A Journal for Western Man

 

The Democratic Plan to Withdraw from Iraq:

Back to Civilian Micromanagement of the

 Military

G. Stolyarov II

(Originally Published on GrasstopsUSA.com)

Issue XCVII- April 23, 2007

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Statement of Policy

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            Numerous left-wing opponents of the war in Iraq like to classify it as a second Vietnam, a thorough quagmire where many American lives are meaninglessly lost. This designation is ironic, because another Vietnam is precisely what Iraq might become if these opponents of the war have their way with it. A perfect case in point is the Democratic proposal currently before the House of Representatives to withdraw all U. S. troops from Iraq by mid-2008.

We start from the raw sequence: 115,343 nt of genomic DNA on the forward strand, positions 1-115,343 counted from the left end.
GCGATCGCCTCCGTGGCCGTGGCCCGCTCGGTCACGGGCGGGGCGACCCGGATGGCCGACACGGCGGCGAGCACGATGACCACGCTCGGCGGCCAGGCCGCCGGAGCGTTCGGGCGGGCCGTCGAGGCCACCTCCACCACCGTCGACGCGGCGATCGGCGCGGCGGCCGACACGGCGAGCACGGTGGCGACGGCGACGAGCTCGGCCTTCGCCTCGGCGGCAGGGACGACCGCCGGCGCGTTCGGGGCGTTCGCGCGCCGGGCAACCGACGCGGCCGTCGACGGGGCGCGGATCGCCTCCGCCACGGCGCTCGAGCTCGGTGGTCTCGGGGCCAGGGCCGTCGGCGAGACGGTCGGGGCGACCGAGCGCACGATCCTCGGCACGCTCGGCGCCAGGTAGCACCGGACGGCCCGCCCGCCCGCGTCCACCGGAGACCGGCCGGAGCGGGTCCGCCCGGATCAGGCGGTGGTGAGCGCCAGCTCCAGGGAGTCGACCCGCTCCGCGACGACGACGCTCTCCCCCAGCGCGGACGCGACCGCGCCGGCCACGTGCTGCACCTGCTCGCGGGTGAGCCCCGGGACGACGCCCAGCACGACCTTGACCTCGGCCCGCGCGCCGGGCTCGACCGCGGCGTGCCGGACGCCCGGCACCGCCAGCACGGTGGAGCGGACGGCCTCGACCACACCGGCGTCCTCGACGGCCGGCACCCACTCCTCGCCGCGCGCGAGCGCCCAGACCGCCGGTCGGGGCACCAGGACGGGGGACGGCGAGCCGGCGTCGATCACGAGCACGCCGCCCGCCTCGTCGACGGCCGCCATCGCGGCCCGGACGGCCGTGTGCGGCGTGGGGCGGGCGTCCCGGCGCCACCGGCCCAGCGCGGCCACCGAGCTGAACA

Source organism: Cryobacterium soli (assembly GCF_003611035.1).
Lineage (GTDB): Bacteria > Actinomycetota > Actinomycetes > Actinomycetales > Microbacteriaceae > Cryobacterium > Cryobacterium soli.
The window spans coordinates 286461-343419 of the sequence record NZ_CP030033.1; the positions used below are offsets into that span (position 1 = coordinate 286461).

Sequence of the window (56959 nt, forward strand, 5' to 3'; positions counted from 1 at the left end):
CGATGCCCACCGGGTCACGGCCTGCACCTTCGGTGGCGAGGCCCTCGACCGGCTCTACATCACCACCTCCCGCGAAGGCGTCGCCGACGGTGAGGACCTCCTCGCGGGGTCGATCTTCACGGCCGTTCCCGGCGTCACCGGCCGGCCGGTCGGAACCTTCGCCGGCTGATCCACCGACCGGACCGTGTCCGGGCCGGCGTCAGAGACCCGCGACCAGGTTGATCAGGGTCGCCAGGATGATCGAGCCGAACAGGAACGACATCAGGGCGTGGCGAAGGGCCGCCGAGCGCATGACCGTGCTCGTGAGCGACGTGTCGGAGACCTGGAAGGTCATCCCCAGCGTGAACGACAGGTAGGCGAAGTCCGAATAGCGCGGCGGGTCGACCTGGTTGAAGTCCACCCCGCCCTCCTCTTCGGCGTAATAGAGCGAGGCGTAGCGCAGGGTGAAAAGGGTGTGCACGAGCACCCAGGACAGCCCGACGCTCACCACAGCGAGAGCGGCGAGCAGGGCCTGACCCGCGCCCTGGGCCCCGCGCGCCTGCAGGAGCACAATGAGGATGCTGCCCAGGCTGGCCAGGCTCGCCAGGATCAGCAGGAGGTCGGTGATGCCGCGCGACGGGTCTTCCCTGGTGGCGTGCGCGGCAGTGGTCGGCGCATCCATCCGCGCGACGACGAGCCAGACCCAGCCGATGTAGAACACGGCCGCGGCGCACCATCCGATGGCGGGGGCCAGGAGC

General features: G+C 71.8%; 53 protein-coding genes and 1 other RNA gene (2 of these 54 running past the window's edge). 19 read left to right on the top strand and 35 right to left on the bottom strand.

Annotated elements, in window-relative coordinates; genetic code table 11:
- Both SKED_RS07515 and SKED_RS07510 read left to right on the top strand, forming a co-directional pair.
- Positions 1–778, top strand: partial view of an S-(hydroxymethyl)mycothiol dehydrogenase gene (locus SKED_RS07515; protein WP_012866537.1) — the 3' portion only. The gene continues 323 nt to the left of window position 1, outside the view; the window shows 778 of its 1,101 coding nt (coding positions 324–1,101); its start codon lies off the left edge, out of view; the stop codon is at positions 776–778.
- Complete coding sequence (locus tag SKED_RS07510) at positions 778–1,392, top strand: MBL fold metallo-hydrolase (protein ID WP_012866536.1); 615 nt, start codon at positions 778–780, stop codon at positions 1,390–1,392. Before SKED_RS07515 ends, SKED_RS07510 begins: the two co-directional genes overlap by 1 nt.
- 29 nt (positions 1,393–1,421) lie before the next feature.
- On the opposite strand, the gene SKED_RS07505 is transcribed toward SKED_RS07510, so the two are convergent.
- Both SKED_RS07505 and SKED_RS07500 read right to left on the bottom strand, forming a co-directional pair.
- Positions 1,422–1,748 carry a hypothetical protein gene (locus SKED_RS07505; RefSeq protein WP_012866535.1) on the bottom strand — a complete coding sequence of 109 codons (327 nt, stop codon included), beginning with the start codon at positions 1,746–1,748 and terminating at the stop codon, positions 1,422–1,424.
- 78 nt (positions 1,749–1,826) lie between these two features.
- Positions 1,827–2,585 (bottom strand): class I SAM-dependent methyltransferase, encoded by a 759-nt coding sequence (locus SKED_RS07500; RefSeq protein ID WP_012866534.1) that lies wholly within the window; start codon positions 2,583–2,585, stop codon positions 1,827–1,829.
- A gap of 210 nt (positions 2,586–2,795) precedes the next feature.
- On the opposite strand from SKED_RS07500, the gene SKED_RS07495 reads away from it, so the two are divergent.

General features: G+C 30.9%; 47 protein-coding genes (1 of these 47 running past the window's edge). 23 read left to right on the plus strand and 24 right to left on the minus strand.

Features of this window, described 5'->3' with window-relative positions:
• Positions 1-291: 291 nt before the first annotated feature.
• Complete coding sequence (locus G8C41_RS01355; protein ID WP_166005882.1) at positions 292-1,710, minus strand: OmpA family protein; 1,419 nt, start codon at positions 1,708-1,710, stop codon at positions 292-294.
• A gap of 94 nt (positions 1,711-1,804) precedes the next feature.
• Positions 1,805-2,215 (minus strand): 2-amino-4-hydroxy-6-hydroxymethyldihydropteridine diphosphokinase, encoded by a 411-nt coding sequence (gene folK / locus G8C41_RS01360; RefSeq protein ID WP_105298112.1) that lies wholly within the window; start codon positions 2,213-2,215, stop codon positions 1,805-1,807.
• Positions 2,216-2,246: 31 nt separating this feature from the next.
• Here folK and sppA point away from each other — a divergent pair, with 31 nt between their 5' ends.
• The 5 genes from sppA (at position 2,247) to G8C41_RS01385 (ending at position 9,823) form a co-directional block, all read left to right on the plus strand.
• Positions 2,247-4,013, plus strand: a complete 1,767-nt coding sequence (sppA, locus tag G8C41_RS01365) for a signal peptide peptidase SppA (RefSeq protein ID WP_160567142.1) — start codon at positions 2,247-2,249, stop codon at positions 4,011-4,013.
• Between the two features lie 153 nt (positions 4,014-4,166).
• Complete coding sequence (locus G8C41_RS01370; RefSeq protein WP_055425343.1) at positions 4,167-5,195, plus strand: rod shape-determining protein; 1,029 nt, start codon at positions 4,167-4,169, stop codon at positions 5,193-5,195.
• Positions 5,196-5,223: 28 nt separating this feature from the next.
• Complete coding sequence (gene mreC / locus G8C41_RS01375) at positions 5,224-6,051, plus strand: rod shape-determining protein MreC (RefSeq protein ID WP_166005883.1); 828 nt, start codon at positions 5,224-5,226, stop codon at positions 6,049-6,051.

The Democratic proposal establishes rigid timetables for American troop removal, irrespective of whether vital military objectives get accomplished before the deadlines arrive. Does this sound familiar? It does, if we look back to the restrictions placed on the American military during the Vietnam War.